MySQL large table design question


I am using MySQL 5 and designing some tables that will hold quite a large amount of data which in time will probably exceed 10,000 rows and some others will be over a million rows.

These tables have some optional data, such as “description” that will be applicable to some rows but not all. I have designed the tables so that there is an Int id that links to a content table where the optional data is stored. If the row has no description, then the content id is set to 0, but if data has been stored for it, it’s set to the relevant key id of the content row in the content table.

This means I have designed the large tables to be a bunch of Ints – linking to other tables for the different data they hold. Since much of the data is optional, this avoids having TEXT and large VARCHAR’s being stored in the big table. Also, because different parts of the system will require different parts of the data this means they aren’t dealing with one big table – they just fetch data from the relevant sub-tables as needed. For example – when calculating stock, the description, images, title and so on are not required.

My logic for this is based on trying to make the heavy tables as light as possible, trying to avoid them becoming physically huge with both data and numbers of rows.

I would like to check this is the right thing to do as it will require a little more work on the server in terms of doing a few extra short joins and also a few extra queries in some cases, but I would hope having the tables nice and clean will help with performance.

Is this correct? Is this a favourable way of designing large databases?

Also, I plan on using Transactions to ensure everything stays valid and reliable and ensure linked rows don’t get separated from parents/children. I know I will need to use InoDB tables for this, but should I be using InoDB for all tables, or should I be using MyISAM for everything except the important transaction based tables?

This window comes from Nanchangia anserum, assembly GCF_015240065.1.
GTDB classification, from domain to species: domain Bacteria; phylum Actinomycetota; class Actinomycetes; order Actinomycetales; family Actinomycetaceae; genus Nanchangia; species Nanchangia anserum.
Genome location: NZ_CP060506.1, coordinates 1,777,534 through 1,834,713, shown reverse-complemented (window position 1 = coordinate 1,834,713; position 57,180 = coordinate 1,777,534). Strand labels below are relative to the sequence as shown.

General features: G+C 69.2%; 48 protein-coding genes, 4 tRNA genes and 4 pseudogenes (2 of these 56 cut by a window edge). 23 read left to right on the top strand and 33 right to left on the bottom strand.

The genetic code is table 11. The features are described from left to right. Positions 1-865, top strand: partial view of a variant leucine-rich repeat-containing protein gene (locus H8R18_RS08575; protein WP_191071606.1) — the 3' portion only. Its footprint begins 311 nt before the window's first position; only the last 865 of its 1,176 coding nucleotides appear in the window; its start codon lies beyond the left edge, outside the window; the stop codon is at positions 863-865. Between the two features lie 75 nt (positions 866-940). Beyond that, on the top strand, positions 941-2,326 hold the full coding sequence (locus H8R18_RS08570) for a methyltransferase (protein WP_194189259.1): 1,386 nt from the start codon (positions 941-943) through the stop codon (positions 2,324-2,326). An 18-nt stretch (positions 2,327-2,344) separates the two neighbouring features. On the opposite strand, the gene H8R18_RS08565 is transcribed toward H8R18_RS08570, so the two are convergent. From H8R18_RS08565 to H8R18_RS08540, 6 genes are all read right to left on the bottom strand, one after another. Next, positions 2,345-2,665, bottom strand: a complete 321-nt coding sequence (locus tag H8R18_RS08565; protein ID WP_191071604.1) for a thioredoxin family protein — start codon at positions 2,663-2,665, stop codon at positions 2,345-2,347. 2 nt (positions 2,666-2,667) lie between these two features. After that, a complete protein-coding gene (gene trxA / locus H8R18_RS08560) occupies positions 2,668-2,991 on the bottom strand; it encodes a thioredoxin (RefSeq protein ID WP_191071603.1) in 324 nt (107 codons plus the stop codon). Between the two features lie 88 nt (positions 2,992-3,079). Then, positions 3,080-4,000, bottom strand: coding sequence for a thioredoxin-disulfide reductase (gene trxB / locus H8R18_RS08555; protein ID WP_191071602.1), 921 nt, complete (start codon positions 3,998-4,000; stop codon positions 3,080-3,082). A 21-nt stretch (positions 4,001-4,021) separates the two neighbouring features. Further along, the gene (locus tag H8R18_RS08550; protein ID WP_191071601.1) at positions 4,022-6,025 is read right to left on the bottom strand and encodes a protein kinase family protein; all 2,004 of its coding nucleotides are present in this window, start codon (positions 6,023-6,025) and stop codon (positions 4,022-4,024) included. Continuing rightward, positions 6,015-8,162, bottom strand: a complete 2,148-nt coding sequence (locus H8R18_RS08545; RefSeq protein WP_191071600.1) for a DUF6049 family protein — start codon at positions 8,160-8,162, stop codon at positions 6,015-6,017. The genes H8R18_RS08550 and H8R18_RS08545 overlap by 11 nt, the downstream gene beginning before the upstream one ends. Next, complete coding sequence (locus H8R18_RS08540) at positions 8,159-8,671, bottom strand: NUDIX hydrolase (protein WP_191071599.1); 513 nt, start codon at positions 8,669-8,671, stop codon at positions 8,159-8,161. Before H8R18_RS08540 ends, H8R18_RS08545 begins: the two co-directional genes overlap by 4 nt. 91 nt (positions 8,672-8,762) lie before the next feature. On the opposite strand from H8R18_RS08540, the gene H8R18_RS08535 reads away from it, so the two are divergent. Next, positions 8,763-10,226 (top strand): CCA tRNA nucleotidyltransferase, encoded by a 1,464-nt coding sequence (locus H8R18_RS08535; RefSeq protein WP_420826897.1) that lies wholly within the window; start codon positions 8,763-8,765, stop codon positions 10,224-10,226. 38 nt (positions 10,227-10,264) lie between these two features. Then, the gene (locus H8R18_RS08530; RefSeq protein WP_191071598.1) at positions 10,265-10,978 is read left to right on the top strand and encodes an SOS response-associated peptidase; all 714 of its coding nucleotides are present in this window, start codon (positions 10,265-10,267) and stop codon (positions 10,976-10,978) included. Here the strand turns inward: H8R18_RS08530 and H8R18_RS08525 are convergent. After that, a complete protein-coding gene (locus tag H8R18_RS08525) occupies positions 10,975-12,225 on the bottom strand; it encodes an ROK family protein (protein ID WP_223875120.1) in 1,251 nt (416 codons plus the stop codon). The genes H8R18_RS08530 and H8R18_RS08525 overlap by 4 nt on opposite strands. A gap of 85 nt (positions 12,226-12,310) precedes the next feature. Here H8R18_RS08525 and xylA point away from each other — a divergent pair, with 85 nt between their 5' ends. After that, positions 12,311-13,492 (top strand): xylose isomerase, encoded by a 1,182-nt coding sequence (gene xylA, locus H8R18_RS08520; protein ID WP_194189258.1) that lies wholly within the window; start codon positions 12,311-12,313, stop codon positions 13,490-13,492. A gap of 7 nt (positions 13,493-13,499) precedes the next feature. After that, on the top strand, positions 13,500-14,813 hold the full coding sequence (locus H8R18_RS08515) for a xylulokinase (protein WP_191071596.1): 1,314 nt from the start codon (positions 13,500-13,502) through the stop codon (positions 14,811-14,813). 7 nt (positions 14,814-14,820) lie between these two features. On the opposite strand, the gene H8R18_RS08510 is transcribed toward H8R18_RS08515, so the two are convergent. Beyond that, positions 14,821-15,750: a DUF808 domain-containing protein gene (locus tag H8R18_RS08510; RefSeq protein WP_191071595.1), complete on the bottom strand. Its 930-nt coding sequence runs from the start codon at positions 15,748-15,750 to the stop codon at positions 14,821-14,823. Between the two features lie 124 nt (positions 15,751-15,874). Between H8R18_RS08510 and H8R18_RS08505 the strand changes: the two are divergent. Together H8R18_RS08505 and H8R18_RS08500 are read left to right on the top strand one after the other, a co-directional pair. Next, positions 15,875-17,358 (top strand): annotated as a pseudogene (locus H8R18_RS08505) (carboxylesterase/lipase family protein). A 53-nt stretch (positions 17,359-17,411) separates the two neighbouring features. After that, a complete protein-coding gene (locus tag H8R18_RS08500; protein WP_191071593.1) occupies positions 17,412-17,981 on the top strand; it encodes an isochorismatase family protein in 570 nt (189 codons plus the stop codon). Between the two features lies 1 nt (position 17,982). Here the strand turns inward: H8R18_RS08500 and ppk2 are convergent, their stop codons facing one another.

Is InoDB much less efficient compared to MyISAM?

Many Thanks,
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I don't believe that views are as efficient as you describe - anyway there would be a huge overhead in keeping them up to date if that was the case - the only caching will be the optimised versions of the qeries to "build" the "view".
The main purpose of views is to make the queries easier to write; optimisations will be made at query level, but not at data storage level -- again, ensure you have appropriate indexes for views.

In the past I've actually gone down the route of having duplicated data in order to achieve acceptable performance - however this should be avoided everywhere possible; it was only used as a last resort.

JOINs accross 8 tables will have quite a high overhead - be sure to use the most appropriate JOIN for the task at hand, and use subqueries where possible aswell (they are cached seperately and thus can give large performance boost)

Make sure you allow MySQL to keep a large query cache in memory and you should notice a good performance boost.
Your approach is a valid one; however, you may find that due to that drastically varying ways in which databases optimise storage and queries - your attempt to improve performance at a high level may not actually give any benefit -- but it depends on the queries and volumes there-of that you will be executing.

I used an equivalent table layout to you when I built a large database with conditional relations, and it worked well.
Sticking to a normalised form is considered good practice from an information architecture point-of-view --- but when accounting for database performance optimisations, your approach is debatably better.
Any large pieces of data will be best in seperate tables unless they are used almost as heavily as the rest of the data -- your example above suggests that seperation is a good thing in your case.

Your main priority for performance should be ensuring that you create the relevant indexes -- this somewhat gets arround the issues of variable length records, though fixed length will always be the fastest.

Unless you have large, unimportant tables which will be heavily used, then I would keep everything as InnoDB to ensure concurrency throughout - the efficiency difference is very small given the increased robustness which should be a priority in almost all business systems.
SamWitneyAuthor Commented:
Thanks for your reply, that helps a lot.

If I use Views to make de-normalised versions of certain groups of tables (such as "products in stock" with all the product info, including content, stock level etc), will this increase performance when performing queries on the view, rather than large join queries each time? IE - are Views cached, and updated when the main tables are updated...?

That query would involve about 8 tables, as stock is quite complex as is some of the product info.

Also, based on my design above is MySQL 5 good at doing the joins to link the "content" to the tables, given that both tables are correctly indexed on the PK/FK's?
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